Inhabitat's Week in Green: Google's new HQ, folding bikes and fancy beehives

Each week our friends at Inhabitat recap the week's most interesting green developments and clean tech news for us -- it's the Week in Green.

Inhabitat's Week in Green

Buildings are among the biggest energy users, but new developments in the design world could help change that. ArchiBlox recently unveiled Australia's first carbon-positive prefab home -- in other words, the house produces more energy than it uses. The gorgeous 800-square-foot structure is now on display in Melbourne's City Square. In other architecture news, Google just unveiled plans to build a giant bubble in Mountain View! The new Googleplex headquarters will be a biosphere-filled utopia designed by Heatherwick Studio and BIG. Speaking of BIG, the Danish architecture firm recently unveiled plans for a luminescent, geodesic dome biomass power plant. The rainbow-colored dome wouldn't just produce green energy; it would also serve as a public park.

On the energy front, President Barack Obama made one of the more important moves of his presidency last week, when he picked up his veto pen and rejected a bill that would approve the Keystone XL pipeline. But the fight isn't over yet. Obama says he won't take a final stance on the controversial pipeline until the State Department complete its review. The Eiffel Tower just got a green facelift that includes a pair of vertical axis wind turbines set within the tower's framework. The iconic tower also features LED lighting, along with 10 square meters of roof-mounted solar panels atop its visitors' center. Apple announced plans to build two new 100 percent renewable-energy-powered data centers in Denmark and Ireland. The data centers will power the company's iTunes App Store, iMessage, Maps and Siri services. And in Finland, scientists have created a solar tree that harvests power from indoor and outdoor light and turns it into electricity for powering mobile devices.

Love biking to work, but wish you could get there a bit faster? The Raht Racer is just what you need. The hybrid vehicle takes pedal power and amplifies it, enabling you to travel up to 100 miles per hour. One car that's guaranteed to get you from Point A to Point B faster is the nanoFlowcell Quantino, a new sports car that is powered by saltwater. The car has a range of 621 miles and it can reach speeds of up to 124 MPH. Canadian company Shocke Bikes designed a new kind of electric bike that comes equipped with a 36V, 12Ah lithium-ion battery that provides up to 43.5 miles of juice. Another Canadian bike company, Helix Folding Bikes, has developed an innovative new cycle that can fold down to the width of its wheels. The Helix bike isn't just compact -- it's made of titanium, so it's also light and durable. And for vacationers traveling to Ecuador, there are plenty of reasons to visit the Mashpi Lodge in the orchid-filled Mashpi Rainforest Biodiversity Reserve. But one of the top draws has got to be the Sky Bike -- a human-powered, two-seat cable bike that allows you to fly above the forest floor.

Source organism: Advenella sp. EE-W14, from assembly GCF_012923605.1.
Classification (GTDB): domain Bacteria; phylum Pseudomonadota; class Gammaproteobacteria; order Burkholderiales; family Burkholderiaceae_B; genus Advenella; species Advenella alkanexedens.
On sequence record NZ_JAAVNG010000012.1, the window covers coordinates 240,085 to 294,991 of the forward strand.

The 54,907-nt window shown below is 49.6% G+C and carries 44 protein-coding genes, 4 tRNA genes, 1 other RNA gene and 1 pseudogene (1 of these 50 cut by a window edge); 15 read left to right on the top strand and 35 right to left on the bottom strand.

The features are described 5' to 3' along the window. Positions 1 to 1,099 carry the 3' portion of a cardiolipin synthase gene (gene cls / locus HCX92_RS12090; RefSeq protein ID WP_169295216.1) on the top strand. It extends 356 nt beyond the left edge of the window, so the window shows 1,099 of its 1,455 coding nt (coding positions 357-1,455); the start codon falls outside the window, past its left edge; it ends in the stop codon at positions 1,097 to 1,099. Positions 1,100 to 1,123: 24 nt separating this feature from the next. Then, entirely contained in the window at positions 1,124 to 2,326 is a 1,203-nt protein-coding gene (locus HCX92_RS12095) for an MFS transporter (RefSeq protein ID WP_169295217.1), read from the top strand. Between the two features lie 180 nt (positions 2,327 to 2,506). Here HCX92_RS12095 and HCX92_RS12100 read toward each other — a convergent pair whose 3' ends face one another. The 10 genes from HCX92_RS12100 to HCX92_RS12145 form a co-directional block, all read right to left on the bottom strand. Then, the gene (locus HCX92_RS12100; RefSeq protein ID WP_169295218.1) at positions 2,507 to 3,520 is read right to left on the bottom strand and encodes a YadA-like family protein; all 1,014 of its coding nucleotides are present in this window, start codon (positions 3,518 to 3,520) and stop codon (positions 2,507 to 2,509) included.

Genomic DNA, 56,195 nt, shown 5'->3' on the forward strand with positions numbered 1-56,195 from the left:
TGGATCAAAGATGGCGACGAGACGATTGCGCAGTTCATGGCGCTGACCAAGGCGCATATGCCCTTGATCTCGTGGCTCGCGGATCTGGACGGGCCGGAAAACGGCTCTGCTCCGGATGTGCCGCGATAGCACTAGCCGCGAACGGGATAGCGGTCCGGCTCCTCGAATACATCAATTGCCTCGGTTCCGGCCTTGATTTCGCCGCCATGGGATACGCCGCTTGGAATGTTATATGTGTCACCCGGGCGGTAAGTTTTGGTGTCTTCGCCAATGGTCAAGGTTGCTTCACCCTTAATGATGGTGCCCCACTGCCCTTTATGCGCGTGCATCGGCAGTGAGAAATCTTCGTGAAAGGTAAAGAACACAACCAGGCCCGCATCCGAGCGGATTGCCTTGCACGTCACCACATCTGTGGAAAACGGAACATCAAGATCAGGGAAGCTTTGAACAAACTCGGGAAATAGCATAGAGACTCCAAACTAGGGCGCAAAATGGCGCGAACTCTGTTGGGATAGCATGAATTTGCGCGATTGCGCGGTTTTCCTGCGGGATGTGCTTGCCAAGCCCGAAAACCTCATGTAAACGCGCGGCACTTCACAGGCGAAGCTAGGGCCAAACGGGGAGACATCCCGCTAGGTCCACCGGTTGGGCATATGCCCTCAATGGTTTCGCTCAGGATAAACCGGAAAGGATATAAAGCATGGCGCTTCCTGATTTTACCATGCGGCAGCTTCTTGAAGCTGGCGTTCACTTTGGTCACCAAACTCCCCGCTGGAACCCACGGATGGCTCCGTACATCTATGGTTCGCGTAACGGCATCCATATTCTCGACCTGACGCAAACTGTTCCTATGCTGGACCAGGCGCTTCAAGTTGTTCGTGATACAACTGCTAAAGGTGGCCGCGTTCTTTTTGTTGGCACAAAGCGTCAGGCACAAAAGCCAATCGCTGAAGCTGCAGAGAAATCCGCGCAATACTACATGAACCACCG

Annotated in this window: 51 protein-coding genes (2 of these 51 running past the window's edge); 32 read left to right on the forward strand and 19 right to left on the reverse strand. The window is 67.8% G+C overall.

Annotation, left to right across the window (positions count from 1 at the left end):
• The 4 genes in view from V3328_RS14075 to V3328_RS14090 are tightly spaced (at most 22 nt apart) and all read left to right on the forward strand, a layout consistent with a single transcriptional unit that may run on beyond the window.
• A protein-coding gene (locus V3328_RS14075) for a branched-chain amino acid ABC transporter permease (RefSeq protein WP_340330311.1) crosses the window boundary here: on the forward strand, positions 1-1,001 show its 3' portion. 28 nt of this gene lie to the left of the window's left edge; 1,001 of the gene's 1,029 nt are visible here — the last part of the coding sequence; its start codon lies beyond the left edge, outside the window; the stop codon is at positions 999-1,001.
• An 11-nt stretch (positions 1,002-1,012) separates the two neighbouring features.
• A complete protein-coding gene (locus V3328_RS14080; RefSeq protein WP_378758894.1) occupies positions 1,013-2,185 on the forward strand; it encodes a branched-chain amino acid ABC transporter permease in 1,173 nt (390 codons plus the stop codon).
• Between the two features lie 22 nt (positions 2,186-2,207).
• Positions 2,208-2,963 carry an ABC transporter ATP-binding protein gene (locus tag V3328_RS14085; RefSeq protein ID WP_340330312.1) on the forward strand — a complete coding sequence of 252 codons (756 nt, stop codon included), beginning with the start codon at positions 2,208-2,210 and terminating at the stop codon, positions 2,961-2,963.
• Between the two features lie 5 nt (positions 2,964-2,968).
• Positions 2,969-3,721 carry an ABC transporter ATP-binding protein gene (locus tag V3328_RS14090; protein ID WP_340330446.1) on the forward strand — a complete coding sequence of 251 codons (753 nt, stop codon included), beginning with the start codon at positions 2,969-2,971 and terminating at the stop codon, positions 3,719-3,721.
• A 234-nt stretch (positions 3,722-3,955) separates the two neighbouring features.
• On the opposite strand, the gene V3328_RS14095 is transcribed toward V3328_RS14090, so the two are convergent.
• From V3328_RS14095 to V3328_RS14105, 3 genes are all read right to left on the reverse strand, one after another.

Honeybees are having a tough time, so beekeepers around the world should be excited to learn about a new, non-invasive honey-extraction system developed in Australia. After a decade of research, a father-son team has developed the Flow Hive, a system that enables beekeepers to harvest honey without opening the hive and disturbing the bees. In other science and innovation news, a Guatemalan NGO is transforming old bikes into pedal-powered water pumps, blenders and tile makers that can be used in areas without reliable access to electricity. The East Coast of the US has been battered with storm after storm this winter, inspiring one Maryland man to create a sidewalk snowplow that can be operated while sitting on a toilet. In eco fashion news, fashion designer Suzanne Lee creates entire "leather" garments with little more than bacteria, yeast and sweetened green tea. And students at MIT have created a new wearable social network that uses smart T-shirts to make connections between people. The T-shirts alert you through haptic vibrations and visual cues when you meet people face to face with similar interests.